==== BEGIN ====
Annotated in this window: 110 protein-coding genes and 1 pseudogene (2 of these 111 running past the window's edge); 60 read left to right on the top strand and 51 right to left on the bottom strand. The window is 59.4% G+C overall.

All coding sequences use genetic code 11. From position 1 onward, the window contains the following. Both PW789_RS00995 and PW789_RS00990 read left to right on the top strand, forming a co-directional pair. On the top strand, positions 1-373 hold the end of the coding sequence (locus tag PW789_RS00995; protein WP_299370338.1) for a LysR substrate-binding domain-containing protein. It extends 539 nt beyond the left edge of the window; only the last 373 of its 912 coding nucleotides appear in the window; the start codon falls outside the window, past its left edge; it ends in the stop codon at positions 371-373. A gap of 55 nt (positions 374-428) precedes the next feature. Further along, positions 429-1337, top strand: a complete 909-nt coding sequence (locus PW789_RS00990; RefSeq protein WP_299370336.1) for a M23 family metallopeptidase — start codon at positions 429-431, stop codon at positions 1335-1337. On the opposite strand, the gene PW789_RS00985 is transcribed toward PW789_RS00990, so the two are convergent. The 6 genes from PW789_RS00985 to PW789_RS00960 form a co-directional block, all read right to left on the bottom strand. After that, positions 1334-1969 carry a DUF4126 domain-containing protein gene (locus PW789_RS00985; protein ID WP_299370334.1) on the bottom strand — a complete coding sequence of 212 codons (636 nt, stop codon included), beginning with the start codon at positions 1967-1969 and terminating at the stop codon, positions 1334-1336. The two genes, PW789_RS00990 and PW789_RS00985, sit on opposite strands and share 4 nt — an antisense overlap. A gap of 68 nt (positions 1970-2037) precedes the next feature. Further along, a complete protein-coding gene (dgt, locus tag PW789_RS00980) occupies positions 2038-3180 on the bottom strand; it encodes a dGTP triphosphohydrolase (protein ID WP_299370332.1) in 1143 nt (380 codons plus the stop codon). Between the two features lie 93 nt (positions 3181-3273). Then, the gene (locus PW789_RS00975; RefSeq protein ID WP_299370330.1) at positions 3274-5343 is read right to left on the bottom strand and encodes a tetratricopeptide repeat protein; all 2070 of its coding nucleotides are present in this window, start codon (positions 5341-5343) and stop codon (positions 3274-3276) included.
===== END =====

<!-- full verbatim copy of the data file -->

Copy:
Annotated in this window: 110 protein-coding genes and 1 pseudogene (2 of these 111 running past the window's edge); 60 read left to right on the top strand and 51 right to left on the bottom strand. The window is 59.4% G+C overall.

All coding sequences use genetic code 11. From position 1 onward, the window contains the following. Both PW789_RS00995 and PW789_RS00990 read left to right on the top strand, forming a co-directional pair. On the top strand, positions 1-373 hold the end of the coding sequence (locus tag PW789_RS00995; protein WP_299370338.1) for a LysR substrate-binding domain-containing protein. It extends 539 nt beyond the left edge of the window; only the last 373 of its 912 coding nucleotides appear in the window; the start codon falls outside the window, past its left edge; it ends in the stop codon at positions 371-373. A gap of 55 nt (positions 374-428) precedes the next feature. Further along, positions 429-1337, top strand: a complete 909-nt coding sequence (locus PW789_RS00990; RefSeq protein WP_299370336.1) for a M23 family metallopeptidase — start codon at positions 429-431, stop codon at positions 1335-1337. On the opposite strand, the gene PW789_RS00985 is transcribed toward PW789_RS00990, so the two are convergent. The 6 genes from PW789_RS00985 to PW789_RS00960 form a co-directional block, all read right to left on the bottom strand. After that, positions 1334-1969 carry a DUF4126 domain-containing protein gene (locus PW789_RS00985; protein ID WP_299370334.1) on the bottom strand — a complete coding sequence of 212 codons (636 nt, stop codon included), beginning with the start codon at positions 1967-1969 and terminating at the stop codon, positions 1334-1336. The two genes, PW789_RS00990 and PW789_RS00985, sit on opposite strands and share 4 nt — an antisense overlap. A gap of 68 nt (positions 1970-2037) precedes the next feature. Further along, a complete protein-coding gene (dgt, locus tag PW789_RS00980) occupies positions 2038-3180 on the bottom strand; it encodes a dGTP triphosphohydrolase (protein ID WP_299370332.1) in 1143 nt (380 codons plus the stop codon). Between the two features lie 93 nt (positions 3181-3273). Then, the gene (locus PW789_RS00975; RefSeq protein ID WP_299370330.1) at positions 3274-5343 is read right to left on the bottom strand and encodes a tetratricopeptide repeat protein; all 2070 of its coding nucleotides are present in this window, start codon (positions 5341-5343) and stop codon (positions 3274-3276) included.